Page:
Wednesday, April 15, 2009

there aren't any european super heroes (did you ever think of that?)

I've seen a movie and a British TV series recently that kind of reminded me of each other.

First there was the Swedish film Everlasting Moments (Maria Larssons eviga ögonblick). It tells the story of a working class Swedish woman in the early 20th century. Her 'everlasting moments' are the images she captures with her camera, and the movie shows clashes between creativity, poverty, and gender roles, in a changing society.

Then I watched the British TV series Cranford, which, similar to so many other British films and TV series (and novels), is set in the 1840s. It tells the stories of the people who make up a small village. The main theme is, again, the changing society; who stands to gain something from social change, who would loose.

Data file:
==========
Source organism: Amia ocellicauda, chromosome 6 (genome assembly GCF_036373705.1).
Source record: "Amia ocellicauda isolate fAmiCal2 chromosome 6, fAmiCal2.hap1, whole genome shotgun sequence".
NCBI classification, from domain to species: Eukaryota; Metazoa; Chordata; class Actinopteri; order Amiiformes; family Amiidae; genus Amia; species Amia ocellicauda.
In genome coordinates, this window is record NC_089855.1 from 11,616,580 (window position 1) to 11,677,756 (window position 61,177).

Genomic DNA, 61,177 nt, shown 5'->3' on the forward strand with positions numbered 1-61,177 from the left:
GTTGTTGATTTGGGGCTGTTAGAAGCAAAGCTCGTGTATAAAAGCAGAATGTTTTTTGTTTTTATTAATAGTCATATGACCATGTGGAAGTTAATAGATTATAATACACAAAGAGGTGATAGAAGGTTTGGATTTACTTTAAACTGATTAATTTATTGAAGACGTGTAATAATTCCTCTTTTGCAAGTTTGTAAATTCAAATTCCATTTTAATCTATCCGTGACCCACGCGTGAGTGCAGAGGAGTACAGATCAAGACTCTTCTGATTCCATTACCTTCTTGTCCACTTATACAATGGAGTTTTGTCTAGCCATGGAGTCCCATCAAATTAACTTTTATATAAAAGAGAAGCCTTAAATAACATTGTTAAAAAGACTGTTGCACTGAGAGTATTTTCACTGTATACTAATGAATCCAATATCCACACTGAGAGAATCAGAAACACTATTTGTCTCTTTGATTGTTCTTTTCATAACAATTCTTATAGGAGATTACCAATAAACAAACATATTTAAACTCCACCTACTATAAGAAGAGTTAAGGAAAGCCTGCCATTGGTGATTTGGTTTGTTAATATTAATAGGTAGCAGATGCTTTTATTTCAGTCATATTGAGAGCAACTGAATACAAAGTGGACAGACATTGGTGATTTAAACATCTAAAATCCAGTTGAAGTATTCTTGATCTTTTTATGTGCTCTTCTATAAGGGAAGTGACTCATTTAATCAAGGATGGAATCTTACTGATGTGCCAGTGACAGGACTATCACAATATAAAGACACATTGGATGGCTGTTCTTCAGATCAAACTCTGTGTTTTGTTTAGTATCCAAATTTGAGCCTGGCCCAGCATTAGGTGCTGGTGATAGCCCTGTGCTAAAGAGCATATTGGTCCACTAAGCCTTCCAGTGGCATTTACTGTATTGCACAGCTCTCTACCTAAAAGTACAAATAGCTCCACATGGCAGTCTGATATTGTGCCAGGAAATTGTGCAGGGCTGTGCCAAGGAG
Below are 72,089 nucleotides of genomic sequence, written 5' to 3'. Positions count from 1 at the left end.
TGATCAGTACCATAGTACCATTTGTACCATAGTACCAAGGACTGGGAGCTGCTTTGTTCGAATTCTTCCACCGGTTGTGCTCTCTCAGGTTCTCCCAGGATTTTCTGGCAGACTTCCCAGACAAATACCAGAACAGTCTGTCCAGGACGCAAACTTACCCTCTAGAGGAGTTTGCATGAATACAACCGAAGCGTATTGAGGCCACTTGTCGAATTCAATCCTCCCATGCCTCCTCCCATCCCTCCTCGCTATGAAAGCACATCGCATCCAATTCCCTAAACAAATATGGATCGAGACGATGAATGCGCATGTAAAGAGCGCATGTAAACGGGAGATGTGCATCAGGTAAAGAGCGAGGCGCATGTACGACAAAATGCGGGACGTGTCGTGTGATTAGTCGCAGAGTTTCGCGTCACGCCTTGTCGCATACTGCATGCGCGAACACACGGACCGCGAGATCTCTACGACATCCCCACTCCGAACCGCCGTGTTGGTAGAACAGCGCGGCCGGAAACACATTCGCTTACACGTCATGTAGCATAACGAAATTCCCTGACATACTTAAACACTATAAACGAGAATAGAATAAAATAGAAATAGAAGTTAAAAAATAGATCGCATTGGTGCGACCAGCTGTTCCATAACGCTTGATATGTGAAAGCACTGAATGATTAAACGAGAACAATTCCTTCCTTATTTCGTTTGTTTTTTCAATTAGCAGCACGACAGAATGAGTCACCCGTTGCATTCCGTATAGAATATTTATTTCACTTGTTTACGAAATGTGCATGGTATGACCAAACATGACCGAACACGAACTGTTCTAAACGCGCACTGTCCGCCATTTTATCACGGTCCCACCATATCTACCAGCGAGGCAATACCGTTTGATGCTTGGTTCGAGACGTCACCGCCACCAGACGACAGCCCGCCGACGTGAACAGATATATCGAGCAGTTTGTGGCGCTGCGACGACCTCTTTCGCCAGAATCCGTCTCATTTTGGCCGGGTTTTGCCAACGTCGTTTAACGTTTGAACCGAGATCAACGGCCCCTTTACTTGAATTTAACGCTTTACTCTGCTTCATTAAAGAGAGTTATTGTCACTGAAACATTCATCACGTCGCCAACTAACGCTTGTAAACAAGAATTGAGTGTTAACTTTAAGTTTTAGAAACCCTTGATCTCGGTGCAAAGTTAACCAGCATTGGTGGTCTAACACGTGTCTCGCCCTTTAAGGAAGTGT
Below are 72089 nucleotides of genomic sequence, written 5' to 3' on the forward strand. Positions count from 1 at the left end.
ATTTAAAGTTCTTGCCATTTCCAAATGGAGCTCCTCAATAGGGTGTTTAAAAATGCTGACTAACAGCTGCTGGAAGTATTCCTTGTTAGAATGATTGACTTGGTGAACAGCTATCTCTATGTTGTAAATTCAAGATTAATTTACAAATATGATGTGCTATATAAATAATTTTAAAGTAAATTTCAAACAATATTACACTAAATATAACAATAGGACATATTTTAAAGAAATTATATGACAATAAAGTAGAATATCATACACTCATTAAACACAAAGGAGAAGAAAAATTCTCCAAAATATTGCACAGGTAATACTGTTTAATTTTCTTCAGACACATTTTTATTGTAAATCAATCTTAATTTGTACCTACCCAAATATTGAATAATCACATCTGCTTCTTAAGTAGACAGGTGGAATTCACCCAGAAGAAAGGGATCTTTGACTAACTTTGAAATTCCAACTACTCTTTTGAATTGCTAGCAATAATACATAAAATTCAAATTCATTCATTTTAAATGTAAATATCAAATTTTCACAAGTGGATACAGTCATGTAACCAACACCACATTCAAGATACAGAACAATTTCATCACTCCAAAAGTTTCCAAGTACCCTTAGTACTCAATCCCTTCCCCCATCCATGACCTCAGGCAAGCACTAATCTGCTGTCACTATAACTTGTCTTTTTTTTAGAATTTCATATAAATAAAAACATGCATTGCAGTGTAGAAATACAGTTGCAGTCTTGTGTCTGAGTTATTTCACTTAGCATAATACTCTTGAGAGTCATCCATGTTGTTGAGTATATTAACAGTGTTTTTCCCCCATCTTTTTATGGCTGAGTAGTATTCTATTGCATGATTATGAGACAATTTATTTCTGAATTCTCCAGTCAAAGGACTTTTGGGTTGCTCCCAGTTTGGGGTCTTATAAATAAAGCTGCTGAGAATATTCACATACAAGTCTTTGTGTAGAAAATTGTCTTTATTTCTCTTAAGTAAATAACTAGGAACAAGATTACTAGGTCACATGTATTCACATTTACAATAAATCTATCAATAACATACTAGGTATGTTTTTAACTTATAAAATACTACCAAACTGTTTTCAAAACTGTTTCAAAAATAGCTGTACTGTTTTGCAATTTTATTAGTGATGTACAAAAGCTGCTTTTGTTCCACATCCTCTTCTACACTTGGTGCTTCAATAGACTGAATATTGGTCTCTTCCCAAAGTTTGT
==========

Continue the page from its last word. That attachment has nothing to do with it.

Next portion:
Both stories put major emphasis on education. It is through education people achieve change in their lives, and education is what some of the young main characters in both stories long for, but are told they cannot have.

Probably because I live in the US, the stories struck me as extremely European. They show people living their lives within a societal structure, and they show the struggles that ensue when people feel limited by circumstance.

American popular fiction is not so much concerned with that. I think that is a pity. Because the limitations exist here too. We just don't talk about them as often.

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